That number is well above where advance voting was at this time last election, and in 2014.
The total cumulative figure – 1.153 million – represents about 43% of the total votes cast in the 2017 election.
Yesterday alone, just short of 200,000 votes were cast.
1.40pm: Charge dropped against convicted white supremacist
A convicted white supremacist has gone on an expletive-laden rant at the media outside court, after having a charge against him dropped at a hearing.
Philip Arps was arrested during the trial of the Christchurch terrorist’s sentencing in August, for allegedly breaching his parole conditions and walking near the Linwood Mosque.
He was on parole after being jailed for 21 months last year for sharing the video of the terror attack online.
Today, as he entered the courtroom in Christchurch, Arps made anti-Semitic comments towards journalists and directed abuse at the Department of Corrections’ lawyer, according to RNZ reporting.
After having the charge dismissed, Arps reportedly continued to make abusive comments outside the courtroom, including making anti-semitic remarks about Jacinda Ardern and John Key.
1.00pm: No new cases of Covid-19
There are no new cases of Covid-19 in New Zealand today, the Ministry of Health has announced. Today marks the start of the first full week of alert level one for the whole country since the return of Covid-19.
The total number of confirmed cases remains at 1,515 and with no additional recovered cases, the total number of active cases remains at 45 – all imported cases. No one is in hospital with Covid-19 either.
Yesterday, 2,026 tests were processed, bringing the total number of tests completed to date to 1,002,790.
12.55pm: Ardern briefly rejoins Twitter
While we wait for the latest Covid-19 update – Jacinda Ardern has sent just her second tweet of 2020, in response to political reporter Jason Walls asking whether the Labour leader would rejoin the social media site before Election 2020.
Unsurprisingly, Ardern’s brief message was a call to arms for Labour supporters.
By contrast, National’s Judith Collins is an avid tweeter, and even Winston Peters has been somewhat active online over the past few months (perhaps thanks to a pair of certain “bad boys”).
12.50pm: Ministry to provide latest Covid update
Today marks the start of Auckland’s first full week at alert level one, after the shift down last Wednesday night.
As usual, the Ministry of Health will be sending out a handy Covid-19 press release around 1pm. I’ll have all the latest information for you here as soon as it arrives in my inbox.
12.40pm: National promises PhD scholarship scheme
National’s leader Judith Collins has pledged to add expertise to the country’s technology sector through a PhD scholarship scheme worth up to $10 million.
The scheme would target 200 top PhD candidates from major universities around the world studying STEM subjects, and offer them up to $50,000 to spend six months or more conducting research at a New Zealand university.
“As part of this programme we are encouraging global talent to engage and connect with our business community. We hope to establish strong cultural and professional ties with the world’s best and brightest,” Judith Collins said in a statement.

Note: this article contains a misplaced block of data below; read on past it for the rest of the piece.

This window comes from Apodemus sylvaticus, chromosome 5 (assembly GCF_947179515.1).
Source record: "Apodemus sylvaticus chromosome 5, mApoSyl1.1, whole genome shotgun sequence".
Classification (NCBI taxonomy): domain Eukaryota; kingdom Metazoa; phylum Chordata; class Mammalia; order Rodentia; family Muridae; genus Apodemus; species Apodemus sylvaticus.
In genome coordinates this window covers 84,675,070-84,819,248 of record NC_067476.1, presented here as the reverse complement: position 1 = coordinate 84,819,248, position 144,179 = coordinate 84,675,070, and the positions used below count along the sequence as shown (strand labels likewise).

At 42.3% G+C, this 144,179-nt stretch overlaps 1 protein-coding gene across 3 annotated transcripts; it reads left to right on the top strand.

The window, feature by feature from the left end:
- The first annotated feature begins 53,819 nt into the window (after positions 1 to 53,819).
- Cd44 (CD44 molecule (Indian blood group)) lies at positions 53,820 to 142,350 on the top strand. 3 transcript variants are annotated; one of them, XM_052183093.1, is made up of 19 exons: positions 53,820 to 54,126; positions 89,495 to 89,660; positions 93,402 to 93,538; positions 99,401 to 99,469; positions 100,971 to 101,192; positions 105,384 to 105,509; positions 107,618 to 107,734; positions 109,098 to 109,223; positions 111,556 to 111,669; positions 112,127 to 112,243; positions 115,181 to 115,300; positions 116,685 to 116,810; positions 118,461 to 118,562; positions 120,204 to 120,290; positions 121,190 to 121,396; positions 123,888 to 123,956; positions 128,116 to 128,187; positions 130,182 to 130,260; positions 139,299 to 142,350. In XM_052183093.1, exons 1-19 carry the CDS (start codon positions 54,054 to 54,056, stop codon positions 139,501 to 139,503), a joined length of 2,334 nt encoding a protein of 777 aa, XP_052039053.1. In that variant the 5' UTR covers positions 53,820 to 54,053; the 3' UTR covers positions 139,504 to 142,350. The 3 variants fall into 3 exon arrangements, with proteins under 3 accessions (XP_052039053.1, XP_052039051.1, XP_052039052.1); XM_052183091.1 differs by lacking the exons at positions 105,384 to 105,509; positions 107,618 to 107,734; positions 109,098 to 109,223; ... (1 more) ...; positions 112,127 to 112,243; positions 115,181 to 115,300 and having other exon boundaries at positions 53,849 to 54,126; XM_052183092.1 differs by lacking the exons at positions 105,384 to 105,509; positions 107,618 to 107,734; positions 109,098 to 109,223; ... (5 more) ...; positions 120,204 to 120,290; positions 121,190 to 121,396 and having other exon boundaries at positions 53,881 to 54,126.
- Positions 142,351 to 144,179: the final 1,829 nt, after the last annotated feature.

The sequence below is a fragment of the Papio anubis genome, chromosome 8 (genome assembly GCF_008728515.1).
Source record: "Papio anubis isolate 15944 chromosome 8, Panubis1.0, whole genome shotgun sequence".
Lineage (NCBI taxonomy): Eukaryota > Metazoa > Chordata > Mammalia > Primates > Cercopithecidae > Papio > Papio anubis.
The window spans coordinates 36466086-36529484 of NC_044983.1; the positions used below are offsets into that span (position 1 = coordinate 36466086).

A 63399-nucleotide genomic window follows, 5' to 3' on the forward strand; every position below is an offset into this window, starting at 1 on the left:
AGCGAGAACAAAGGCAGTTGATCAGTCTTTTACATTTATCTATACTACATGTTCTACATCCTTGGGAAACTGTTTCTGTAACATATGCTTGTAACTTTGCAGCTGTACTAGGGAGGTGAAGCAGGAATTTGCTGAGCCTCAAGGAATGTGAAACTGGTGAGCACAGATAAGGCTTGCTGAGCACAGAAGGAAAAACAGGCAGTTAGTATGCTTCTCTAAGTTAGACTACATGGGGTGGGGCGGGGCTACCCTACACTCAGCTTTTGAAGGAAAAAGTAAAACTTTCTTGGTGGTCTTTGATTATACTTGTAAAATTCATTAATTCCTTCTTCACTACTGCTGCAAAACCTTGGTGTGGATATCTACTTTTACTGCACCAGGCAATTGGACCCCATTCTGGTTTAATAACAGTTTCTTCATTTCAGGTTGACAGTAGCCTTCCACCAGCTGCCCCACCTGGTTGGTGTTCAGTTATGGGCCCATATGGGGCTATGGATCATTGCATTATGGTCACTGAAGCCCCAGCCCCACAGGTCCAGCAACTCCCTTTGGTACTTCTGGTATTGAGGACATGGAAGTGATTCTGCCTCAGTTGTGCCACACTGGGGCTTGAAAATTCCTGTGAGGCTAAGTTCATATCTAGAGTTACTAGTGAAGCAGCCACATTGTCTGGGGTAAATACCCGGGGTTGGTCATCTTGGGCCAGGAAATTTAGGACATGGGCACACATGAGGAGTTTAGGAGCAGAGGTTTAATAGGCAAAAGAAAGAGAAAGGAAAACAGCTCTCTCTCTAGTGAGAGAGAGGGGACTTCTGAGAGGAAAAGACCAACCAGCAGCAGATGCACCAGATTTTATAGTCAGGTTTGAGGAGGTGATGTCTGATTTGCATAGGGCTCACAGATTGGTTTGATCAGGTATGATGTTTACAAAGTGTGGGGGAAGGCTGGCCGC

Collins said the policy formed part of National’s “ambitious goal” to double our country’s tech sector by 2030.
11.10am: Too early to rule out wealth tax – James Shaw
The Green Party’s hitting back at claims by Labour that a wealth tax is off the table, if the two parties form a coalition after this weekend’s election.
Jacinda Ardern today repeatedly ruled out enforcing the Greens’ policy, saying the biggest party in government should control tax policy.
But Green Party co-leader James Shaw said he’d expect to have negotiations with Labour if they form a government.
“I don’t know how those negotiations are going to go of course, that depends on the election on Saturday … you’ve got to give voters a chance to have their say,” he told RNZ this morning.
“I don’t think that it is credible not to have a conversation both about the fairness within the tax system, and the amount of revenue that government needs to raise in order to be able to get ourselves through this crisis and then to be able to pay back the debt that’s associated with that.”
9.30am: Down the Billy TK rabbit hole
A fascinating documentary’s been released this morning by Stuff Circuit that I thought I’d draw your attention to.
“False Profit” (spelling intentional) investigates the world of Billy Te Kahika Jr, co-leader of Advance NZ and leader of the Public Party. He’s been accused repeatedly of being a conspiracy theorist, a charge he denies despite hosting anti-lockdown protests which went against the government’s strict Covid-19 orders.
On the campaign trail
Here’s where our political leaders are today:
- Labour Party leader Jacinda Ardern has just wrapped up two hours with Mike Hosking. I don’t know where she’s heading next but presumably she’s not staying in the ZB studio all day.
- National Party leader Judith Collins is in Christchurch, phone banking with local candidates and later visiting Tait Communications and speaking with media.
- New Zealand First leader Winston Peters is in Whanganui, where’s delivering a speech titled “Senior Lives Matter”.